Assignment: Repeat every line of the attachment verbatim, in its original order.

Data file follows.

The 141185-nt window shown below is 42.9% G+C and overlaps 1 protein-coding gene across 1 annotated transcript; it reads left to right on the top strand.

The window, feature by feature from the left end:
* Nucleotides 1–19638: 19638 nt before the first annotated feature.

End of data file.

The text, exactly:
The 141185-nt window shown below is 42.9% G+C and overlaps 1 protein-coding gene across 1 annotated transcript; it reads left to right on the top strand.

The window, feature by feature from the left end:
* Nucleotides 1–19638: 19638 nt before the first annotated feature.